Cleantech Market Intelligence
New Trends Point to Virtues of Fuel Cells and Direct Current for Modular Microgrids
The beauty of a microgrid is that it can come in so many sizes. It can also incorporate many different types of distributed energy resources (DER)—from different forms of generation to creative load management and even energy storage—to bridge any gaps in supply or demand.
DER Growing Ever More Popular for Microgrids
Navigant Research has projected that both solar PV and energy storage will emerge as the two most popular DER options over the next decade. Yet, that doesn’t mean other technologies—such as fuel cells—won’t play a growing role in the microgrid universe. Perhaps the company most keen on this market opportunity is Bloom Energy, which ranks in the Top 10 vendors in terms of projects deployed in the forthcoming update to the Microgrid Deployment Tracker. The company has deployed its fuel cells in more than 60 microgrid projects, representing roughly an equal amount of megawatts. But those numbers will increase dramatically in the future.
Earlier this year, Navigant Research estimated growth in all major DER technologies going into microgrids, including fuel cells. Though relatively modest in scale, the microgrid fuel cell market is anticipated to reach nearly $2 billion in annual sales over the next decade.
Annual Fuel Cell Microgrid Capacity and Implementation Spending by Region, World Markets: 2017-2026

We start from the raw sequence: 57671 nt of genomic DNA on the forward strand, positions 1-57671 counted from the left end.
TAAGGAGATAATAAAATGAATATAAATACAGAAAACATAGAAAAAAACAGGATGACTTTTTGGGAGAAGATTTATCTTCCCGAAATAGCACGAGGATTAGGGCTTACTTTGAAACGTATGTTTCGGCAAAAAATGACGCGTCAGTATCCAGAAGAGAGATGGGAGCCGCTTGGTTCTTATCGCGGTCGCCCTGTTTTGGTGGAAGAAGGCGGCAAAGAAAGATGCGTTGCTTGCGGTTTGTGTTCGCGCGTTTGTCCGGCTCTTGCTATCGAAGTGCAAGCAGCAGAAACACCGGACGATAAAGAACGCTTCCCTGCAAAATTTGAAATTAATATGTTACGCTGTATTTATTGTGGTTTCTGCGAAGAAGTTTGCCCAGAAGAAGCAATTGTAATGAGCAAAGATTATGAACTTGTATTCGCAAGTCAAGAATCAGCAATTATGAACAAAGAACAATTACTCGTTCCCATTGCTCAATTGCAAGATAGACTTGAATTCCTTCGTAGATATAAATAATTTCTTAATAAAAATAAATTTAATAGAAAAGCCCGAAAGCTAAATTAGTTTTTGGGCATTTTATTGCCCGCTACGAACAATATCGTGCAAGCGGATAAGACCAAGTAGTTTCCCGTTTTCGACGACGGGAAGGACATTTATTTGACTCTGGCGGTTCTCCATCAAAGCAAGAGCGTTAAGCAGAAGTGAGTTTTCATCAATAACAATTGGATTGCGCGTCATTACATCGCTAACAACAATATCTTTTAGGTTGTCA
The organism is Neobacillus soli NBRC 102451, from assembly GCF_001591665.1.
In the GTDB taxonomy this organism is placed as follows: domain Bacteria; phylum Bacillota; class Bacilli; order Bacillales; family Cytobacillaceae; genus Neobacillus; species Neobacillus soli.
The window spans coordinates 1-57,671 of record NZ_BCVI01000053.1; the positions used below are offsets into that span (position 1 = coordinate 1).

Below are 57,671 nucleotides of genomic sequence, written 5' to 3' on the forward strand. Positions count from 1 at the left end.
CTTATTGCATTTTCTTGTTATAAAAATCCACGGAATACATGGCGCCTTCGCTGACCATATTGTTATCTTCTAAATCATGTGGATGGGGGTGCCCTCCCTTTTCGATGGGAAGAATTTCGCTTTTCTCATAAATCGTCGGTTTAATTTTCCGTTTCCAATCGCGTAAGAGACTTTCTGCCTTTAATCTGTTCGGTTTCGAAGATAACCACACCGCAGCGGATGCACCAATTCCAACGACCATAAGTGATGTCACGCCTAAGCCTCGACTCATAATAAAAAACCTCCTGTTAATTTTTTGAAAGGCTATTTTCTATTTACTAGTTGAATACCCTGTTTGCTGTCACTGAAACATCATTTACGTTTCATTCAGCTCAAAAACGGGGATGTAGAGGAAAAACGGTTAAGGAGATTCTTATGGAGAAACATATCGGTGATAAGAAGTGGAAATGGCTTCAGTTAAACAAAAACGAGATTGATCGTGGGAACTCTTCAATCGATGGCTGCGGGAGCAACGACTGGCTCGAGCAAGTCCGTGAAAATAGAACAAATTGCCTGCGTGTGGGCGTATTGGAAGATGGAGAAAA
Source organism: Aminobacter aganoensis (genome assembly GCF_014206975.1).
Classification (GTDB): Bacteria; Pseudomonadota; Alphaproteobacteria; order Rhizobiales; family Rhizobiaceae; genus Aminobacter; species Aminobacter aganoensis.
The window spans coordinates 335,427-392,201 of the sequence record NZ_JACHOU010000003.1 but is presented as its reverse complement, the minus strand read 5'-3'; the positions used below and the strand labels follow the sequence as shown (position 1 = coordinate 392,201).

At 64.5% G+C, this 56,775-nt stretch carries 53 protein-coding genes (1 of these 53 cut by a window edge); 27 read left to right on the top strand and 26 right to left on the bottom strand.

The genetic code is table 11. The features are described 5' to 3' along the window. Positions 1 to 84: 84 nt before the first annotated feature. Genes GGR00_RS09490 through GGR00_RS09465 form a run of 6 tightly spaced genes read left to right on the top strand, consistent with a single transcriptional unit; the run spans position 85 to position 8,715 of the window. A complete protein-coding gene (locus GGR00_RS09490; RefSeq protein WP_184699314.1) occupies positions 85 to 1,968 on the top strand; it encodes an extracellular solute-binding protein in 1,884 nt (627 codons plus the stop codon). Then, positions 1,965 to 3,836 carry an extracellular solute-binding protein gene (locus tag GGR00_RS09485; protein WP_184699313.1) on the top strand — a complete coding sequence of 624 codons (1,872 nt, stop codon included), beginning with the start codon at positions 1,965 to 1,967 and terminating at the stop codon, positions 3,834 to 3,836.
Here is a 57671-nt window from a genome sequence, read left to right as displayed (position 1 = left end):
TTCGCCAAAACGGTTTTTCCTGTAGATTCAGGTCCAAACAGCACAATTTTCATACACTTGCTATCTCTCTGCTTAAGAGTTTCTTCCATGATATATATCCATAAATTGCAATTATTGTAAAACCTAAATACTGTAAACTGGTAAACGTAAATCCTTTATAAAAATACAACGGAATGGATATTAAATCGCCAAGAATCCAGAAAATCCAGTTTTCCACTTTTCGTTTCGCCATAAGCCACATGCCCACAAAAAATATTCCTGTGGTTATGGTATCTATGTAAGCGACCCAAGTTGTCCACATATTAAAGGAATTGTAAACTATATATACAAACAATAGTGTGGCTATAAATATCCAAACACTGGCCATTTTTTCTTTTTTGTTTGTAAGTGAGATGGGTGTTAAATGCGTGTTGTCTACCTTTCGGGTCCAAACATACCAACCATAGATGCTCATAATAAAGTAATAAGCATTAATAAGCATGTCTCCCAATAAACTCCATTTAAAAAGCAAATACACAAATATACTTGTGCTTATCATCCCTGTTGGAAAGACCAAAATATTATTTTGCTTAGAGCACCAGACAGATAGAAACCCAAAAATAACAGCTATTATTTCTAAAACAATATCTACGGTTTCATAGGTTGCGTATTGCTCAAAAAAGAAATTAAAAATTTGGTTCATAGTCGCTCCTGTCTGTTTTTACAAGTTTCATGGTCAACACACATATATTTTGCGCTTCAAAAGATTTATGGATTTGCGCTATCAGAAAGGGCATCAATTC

(Source: Navigant Research)
Optimizing Fuel Cells
Historically, fuel cells were deployed by market leaders such as Bloom Energy within single resource microgrids for clients such as data centers. These are clients that are extremely conservative in nature and are comfortable with the steady stream of electricity flowing from non-variable onsite generation. Since fuel cells can be fickle when it comes to small deviations in frequency, integrating them into microgrids featuring a plethora of variable renewable energy resources has been problematic. The emergence of lower cost energy storage solutions is beginning to change this basic assumption.
What about Direct Current?
One solid step in the direction of more advanced microgrids is Bloom Energy’s integration of a direct current (DC) bus to create a more modular structure to integrate energy storage devices into its fleet of microgrids. Working with PowerSecure, which was featured in Navigant Research’s recent ranking of microgrid controls vendors, Bloom Energy is rolling out its new DC bus platform for a fleet of microgrids to be deployed at Home Depot stores. Another big win for Bloom Energy was the integration of its new DC bus offering into the new Apple campus in Silicon Valley, whereby 4 MW of fuel cells were integrated into a 5 MWh system with its new platform. The microgrid also features 16 MW of solar PV.
Among the other vendors extolling the virtues of a DC bus are EnSync and Tecogen. The latter has perhaps the first plug-and-play microgrid offering (and also ranks in the Top 10 of vendors regarding numbers of microgrids deployed). Look for a Navigant Research report, Direct Current Distribution Networks, later this year to dig much deeper into the value proposition surrounding DC and the emergence of a modular microgrid movement.